Plumbing forecast dreery, but green is cheery

The 2009 business forecast for many plumbing companies is bleak — plumbing contractors will continue to cut costs in 2009 in order to weather the worsening national economy. However, despite this economic downturn, plumbing companies with green products and technologies have forecasted a steady and possible increase in business this year.

CHICAGO — The 2009 business forecast for many plumbing companies is bleak — plumbing contractors will continue to cut costs in 2009 in order to weather the worsening national economy. However, despite this economic downturn, plumbing companies with green products and technologies have forecasted a steady and possible increase in business this year.

"Like many companies, we had hoped that 2008 would be the bottom of the cycle, and we would see slow and steady improvement in business conditions in 2009,” said Don Devine, chief executive officer of American Standard Brands. “Unfortunately, the credit crisis and the ensuing drop in consumer confidence suggest that the first half of 2009 will be weaker than the first half of 2008, and we won't be able to call the second half of 2009 until we see more progress in the markets and understand the full agenda of the new administration.”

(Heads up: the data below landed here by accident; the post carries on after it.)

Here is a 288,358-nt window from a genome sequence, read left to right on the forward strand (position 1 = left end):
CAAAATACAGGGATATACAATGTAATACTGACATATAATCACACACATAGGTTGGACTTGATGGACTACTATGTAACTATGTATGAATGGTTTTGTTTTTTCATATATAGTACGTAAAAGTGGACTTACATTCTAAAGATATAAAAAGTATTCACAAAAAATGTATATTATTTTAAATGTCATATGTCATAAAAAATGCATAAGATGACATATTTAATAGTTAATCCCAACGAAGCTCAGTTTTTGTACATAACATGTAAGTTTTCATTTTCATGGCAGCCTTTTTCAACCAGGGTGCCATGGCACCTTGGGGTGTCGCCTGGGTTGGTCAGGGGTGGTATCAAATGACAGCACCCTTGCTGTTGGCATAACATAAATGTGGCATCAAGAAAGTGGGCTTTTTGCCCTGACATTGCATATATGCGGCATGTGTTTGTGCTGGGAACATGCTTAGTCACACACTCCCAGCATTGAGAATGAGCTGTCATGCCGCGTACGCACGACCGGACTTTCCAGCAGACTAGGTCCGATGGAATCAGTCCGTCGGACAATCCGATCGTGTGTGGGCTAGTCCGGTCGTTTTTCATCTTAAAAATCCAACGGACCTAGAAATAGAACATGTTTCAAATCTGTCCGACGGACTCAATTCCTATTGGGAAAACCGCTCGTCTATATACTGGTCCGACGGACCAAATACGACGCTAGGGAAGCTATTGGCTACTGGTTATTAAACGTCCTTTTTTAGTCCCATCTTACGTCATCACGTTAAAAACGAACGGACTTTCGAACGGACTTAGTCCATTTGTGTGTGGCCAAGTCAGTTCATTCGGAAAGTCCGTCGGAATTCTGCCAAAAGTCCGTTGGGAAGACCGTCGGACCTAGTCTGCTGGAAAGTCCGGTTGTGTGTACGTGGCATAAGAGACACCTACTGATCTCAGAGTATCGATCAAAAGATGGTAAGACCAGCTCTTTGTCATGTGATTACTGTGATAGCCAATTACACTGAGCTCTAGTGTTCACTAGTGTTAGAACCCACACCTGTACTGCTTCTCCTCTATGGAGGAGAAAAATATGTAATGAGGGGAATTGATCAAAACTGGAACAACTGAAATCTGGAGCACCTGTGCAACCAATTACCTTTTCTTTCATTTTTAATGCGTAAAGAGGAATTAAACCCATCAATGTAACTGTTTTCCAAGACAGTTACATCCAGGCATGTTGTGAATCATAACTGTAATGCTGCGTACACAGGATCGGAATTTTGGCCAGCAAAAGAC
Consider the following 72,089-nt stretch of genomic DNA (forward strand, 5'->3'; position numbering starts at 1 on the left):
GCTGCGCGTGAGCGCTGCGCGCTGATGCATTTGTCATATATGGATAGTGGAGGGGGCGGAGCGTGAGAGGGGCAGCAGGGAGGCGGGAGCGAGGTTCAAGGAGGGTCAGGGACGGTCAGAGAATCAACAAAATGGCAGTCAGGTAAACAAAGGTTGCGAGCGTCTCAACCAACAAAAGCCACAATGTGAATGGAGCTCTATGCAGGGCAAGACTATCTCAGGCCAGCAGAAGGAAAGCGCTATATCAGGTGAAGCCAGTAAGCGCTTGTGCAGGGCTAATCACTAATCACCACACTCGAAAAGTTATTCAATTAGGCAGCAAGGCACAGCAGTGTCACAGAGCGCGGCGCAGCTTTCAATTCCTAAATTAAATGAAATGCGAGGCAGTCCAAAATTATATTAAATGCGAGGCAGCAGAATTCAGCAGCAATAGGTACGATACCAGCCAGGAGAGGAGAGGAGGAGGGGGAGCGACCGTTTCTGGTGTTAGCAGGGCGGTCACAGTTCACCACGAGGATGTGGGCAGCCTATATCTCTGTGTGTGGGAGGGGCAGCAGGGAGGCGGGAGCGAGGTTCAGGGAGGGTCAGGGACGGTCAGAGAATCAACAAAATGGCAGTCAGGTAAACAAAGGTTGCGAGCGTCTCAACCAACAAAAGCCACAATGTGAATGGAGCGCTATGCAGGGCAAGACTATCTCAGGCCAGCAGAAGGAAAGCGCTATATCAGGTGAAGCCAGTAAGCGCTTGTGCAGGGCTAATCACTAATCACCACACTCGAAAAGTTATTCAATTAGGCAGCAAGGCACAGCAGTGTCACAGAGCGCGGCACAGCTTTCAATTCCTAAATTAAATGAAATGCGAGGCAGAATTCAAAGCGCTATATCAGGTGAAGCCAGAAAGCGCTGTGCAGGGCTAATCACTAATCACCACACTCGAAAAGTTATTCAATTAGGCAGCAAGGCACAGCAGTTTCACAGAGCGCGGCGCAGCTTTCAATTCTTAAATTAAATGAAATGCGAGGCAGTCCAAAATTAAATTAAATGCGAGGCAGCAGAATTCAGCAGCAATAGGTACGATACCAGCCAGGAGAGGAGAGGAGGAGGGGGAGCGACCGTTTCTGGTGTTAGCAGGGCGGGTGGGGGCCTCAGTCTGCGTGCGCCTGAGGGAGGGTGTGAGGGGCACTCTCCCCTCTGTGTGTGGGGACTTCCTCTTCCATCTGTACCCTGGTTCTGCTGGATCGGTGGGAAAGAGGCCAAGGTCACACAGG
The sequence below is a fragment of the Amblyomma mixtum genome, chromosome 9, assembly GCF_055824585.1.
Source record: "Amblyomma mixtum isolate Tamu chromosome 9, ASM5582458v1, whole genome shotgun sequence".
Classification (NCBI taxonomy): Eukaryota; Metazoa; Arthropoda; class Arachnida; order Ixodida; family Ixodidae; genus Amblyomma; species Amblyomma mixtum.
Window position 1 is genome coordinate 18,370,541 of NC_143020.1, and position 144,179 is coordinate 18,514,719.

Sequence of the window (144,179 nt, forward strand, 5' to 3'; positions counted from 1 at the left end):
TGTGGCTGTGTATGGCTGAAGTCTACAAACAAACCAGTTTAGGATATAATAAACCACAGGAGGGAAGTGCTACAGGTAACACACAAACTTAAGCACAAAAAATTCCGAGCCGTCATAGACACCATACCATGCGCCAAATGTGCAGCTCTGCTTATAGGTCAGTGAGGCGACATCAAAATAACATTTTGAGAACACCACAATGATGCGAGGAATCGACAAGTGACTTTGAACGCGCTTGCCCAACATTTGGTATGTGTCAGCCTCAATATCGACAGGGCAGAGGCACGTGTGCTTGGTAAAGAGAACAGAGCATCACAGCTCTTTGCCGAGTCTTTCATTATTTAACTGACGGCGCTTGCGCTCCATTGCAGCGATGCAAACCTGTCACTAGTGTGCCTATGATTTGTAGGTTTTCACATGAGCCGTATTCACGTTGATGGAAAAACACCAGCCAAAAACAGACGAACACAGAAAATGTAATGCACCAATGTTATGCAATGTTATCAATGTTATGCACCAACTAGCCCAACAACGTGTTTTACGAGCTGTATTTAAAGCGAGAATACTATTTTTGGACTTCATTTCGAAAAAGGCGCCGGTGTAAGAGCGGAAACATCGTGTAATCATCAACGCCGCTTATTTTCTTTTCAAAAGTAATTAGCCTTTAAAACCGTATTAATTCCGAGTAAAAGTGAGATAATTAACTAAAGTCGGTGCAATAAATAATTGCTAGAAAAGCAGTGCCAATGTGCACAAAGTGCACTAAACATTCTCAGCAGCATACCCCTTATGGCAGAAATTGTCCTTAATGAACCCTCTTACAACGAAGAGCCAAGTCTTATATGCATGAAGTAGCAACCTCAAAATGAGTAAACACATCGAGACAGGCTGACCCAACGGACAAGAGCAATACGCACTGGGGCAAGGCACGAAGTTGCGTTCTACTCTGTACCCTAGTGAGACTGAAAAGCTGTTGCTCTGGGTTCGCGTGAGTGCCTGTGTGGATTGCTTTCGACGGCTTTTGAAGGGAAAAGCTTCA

According to Devine, American Standard has narrowed its focus on managing costs while continuing to develop and commercialize new products. It also has forecasted that buyers will be interested in a product’s performance, water efficiency and value in price in 2009.

Like American Standard, many plumbing contractors are expecting less business in the beginning of 2009 when compared to the start of 2008.

“We are projecting a substantial downturn for the new year,” said Doug Santoro, owner of General Plumbing, West Palm Beach, Fla., and member of PHCC and Quality Service Contractors, an enhanced services group of Plumbing-Heating-Cooling Contractors. “We are in the south of Florida and have forecasted that the first quarter of 2009 will be worse than 2008, but we predict the second half will be better.”

Even though many plumbing companies are projecting a decrease in business in the beginning of 2009, some companies are expecting business to remain steady.

“We’re not planning on any significant increase of revenue in 2009, but we’re also not thinking of any decreases,” commented Patty Frank, vice president at Milton Frank Plumbing Co. in Spring, Texas, just north of Houston. “We will have to work smarter and harder in our businesses to overcome the downturn of the economy.”

Plumbing companies in cold-weather climates are hoping to do more business at the beginning of the year if the harsh weather continues this winter.

“We are hoping for a cold winter to help drive sales and make equipment work hard,” said Roger Fouche, owner of Schaal Heating & Cooling, Des Moines, Iowa, and member of PHCC and Quality Service Contractors. “A higher majority of our equipment sales are coming from our emergency service and failed equipment.”